The Angels received a significant boost in young talent last year after acquiring Shohei Ohtani, Kevin Maitan and Jo Adell, replenishing a farm system that had previously been considered among the worst in the Majors. Ohtani has already shed his prospect status, but his graduation has not diminished the excitement about the next wave of impact players who are rising quickly through the Angels' improving Minor League system.
They'll look to add more promising young players this week during the 2018 MLB Draft.
The 2018 Draft will take place today through Wednesday, beginning with the Draft preview show on MLB Network and MLB.com today at 3 p.m. PT. MLB Network will broadcast the first 43 picks (Round 1 and Competitive Balance Round A), while MLB.com will stream all 78 picks on Day 1. MLB.com will also provide live pick-by-pick coverage of Rounds 3-10 on Day 2, with a preview show beginning at 9:30 a.m. PT. Then on Day 3, Rounds 11-40 can be heard live on MLB.com beginning at 9 a.m. PT.
:: 2018 Draft coverage ::
Go to mlb.com/draft to see the Top 200 Prospects list, projected top picks from MLB Pipeline analysts Jim Callis and Jonathan Mayo, the complete order of selection and more. And follow @MLBDraft on Twitter to see what Draft hopefuls, clubs and experts are saying.
Here's how the Draft is shaping up for the Angels, whose first selection is the 17th overall pick.
In about 50 words
After years of decline, the Angels' farm system is on the rise again and brimming with high-end athletes who are rising quickly through the lower levels.
"I feel good about the growth in that system," general manager Billy Eppler said recently.
Amateur scouting director Matt Swanson will oversee his second Draft with the Angels after joining the organization in August 2016. Last year, the Angels selected Adell, a prep outfielder, with the 10th overall pick. Adell, 19, is considered the Angels' No. 1 prospect by MLB Pipeline.
Callis has the Angels taking Loretto High School (Tenn.) left-hander Ryan Weathers with their first-round pick in his most recent mock draft. The Angels have also shown interest in Green Hope High School (N.C.) outfielder Jordyn Adams, who has committed to play wide receiver at the University of North Carolina, and Georgia prep right-hander Ethan Hankins, per Callis.
Each pick in the first 10 rounds has an assigned value, and the total for each of a club's selections equals what it can spend in those rounds without incurring a penalty. Any bonus money above $125,000 given to an individual player picked in rounds 11-40 also counts against a team's allotment. If a player selected in the first 10 rounds doesn't sign, his pick's value is subtracted from his club's pool. If a team exceeds its allotment, it faces a penalty.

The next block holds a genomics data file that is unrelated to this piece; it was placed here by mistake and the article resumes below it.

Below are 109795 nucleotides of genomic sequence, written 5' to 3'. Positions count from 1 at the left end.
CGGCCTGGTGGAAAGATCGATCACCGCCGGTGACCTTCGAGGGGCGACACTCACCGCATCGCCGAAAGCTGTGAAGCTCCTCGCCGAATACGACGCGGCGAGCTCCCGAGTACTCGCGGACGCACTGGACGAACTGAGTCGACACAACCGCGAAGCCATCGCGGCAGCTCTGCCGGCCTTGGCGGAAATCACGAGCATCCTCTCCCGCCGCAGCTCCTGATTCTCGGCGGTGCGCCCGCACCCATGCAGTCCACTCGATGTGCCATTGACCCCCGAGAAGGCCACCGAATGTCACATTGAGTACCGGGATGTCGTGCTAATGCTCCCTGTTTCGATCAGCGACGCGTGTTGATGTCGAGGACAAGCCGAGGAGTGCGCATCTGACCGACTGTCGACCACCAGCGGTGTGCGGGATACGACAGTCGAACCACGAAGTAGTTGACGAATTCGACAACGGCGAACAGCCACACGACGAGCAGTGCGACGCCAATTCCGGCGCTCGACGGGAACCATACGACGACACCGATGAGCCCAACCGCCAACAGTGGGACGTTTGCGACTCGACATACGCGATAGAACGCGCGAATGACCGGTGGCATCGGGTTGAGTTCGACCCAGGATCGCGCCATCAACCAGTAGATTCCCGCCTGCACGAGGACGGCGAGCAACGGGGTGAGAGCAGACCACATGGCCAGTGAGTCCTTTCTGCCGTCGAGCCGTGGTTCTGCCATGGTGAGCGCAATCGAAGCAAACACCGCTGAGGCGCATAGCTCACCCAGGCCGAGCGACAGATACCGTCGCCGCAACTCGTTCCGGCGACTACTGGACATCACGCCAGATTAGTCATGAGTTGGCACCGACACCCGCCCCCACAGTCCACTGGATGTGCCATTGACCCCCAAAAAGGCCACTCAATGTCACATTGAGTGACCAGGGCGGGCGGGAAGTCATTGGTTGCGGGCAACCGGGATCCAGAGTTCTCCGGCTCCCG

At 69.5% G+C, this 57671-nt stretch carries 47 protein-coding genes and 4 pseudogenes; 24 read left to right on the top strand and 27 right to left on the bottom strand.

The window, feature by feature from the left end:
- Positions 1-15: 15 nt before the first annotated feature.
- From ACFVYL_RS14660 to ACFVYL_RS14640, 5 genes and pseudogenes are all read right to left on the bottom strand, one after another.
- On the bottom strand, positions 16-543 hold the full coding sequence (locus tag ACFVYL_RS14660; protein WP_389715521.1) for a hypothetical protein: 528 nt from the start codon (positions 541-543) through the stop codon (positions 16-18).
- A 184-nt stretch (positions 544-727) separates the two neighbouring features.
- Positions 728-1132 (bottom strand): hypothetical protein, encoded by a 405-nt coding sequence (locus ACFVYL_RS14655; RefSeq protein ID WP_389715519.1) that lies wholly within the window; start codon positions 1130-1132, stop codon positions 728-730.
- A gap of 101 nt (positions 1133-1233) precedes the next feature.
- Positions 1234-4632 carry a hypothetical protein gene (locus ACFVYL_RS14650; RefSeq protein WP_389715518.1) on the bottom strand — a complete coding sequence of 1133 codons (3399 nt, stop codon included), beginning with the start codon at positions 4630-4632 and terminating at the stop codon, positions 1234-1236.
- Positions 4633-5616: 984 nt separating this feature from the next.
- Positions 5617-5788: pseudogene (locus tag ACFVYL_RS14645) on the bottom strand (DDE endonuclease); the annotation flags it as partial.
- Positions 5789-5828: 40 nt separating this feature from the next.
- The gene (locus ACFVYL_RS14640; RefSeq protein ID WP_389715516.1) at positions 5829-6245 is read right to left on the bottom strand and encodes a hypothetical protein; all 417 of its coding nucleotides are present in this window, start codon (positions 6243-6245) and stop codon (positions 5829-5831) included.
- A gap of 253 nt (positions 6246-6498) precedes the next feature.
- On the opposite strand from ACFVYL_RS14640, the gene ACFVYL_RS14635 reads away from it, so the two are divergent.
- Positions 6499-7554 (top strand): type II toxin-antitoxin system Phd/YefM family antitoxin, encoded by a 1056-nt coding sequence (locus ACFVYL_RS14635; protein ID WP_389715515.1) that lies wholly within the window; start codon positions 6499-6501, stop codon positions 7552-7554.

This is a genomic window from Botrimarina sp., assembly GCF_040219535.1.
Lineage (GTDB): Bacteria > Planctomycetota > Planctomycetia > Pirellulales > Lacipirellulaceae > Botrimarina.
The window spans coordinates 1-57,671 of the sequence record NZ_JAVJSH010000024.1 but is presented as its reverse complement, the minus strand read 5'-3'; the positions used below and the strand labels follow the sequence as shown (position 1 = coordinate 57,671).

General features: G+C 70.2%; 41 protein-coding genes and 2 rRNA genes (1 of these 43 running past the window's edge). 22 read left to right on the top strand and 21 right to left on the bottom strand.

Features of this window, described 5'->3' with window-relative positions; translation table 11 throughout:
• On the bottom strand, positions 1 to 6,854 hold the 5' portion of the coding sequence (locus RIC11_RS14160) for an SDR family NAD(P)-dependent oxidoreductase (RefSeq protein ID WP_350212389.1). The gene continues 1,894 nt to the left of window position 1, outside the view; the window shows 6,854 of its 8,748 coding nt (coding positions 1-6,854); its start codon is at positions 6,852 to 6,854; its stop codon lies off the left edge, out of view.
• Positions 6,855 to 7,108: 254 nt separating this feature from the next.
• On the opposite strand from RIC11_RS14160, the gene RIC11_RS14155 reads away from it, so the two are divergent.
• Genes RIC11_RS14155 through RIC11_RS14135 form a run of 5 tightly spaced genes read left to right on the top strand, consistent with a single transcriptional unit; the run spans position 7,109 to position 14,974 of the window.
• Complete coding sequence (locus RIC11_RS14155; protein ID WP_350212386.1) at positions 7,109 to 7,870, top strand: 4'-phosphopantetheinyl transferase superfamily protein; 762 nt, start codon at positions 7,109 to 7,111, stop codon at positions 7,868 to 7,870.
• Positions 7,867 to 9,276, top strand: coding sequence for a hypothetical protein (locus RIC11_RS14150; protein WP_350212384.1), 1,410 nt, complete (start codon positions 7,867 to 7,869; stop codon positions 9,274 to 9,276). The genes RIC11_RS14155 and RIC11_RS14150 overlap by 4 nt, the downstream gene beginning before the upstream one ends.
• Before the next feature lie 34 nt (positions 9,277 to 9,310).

A team that outspends its pool by 0-5 percent pays a 75 percent tax on the overage. At higher thresholds, clubs lose future picks: a first-rounder and a 75 percent tax for surpassing the pool by 5-10 percent; a first- and a second-rounder and a 100 percent tax for 10-15 percent; and two first-rounders and a 100 percent tax for more than 15 percent.
This year, the Angels will have a bonus pool of $6,984,400 for the first 10 rounds. Their 17th overall pick has an assigned value of $3,472,900.
Though the farm system has improved considerably in recent years, the Angels are still short on high-ceiling infield prospects. They took a step toward filling that void by nabbing former Braves prospects Maitan and Livan Soto over the offseason and converting Jahmai Jones into a second baseman, but they could look to replenish their ranks even further during the Draft.
The Angels have gravitated more toward taking toolsy prep players with high upside in the earlier rounds in recent years. In addition to Adell last year, they selected outfielder Brandon Marsh with their second-round pick in 2016. Adell and Marsh are considered top 100 prospects and have progressed to Class A Advanced Inland Empire this season.
Right-hander Griffin Canning was the Angels' second-round pick out of UCLA in 2017 and has quickly emerged as one of the organization's brightest pitching prospects. Canning didn't pitch last summer due to concerns about his workload in college, but he's looked very impressive this season, starting two combined no-hitters and logging a 1.49 ERA over 36 1/3 innings in eight starts between Inland Empire and Double-A Mobile. The 22-year-old is rated the Angels' No. 7 prospect by MLB Pipeline.
Matthew Shoemaker went undrafted in 2008 before the Angels signed him as a free agent for $10,000. Defying the odds, Shoemaker rose through the Minor League system and broke into the Majors in 2013. He's become a key contributor to the Angels' rotation since, though he's been limited to only one start this season because of a right forearm issue.
In The Show
Eleven members of the current 40-man roster were originally Angels Draft selections: Michael Trout (2009, 1st round), Kole Calhoun ('10, 8th round), Tyler Skaggs ('09, 1st round), Garrett Richards ('09, 1st round), Cam Bedrosian ('10, 1st round), Martin Maldonado ('04, 27th round), Justin Anderson ('14, 14th round), Keynan Middleton ('13, 3rd round), Kaleb Cowart ('10, 1st round), Jake Jewell ('14, 5th round) and Michael Hermosillo ('13, 28th round).
The Angels' recent top picks
2017: Jo Adell, OF (Class A Advanced)
2016: Matt Thaiss, 1B (Triple-A)
2015: Taylor Ward, 3B (injured, Double-A)
2014: Sean Newcomb, LHP (Braves)
2013: Hunter Green, RHP (retired)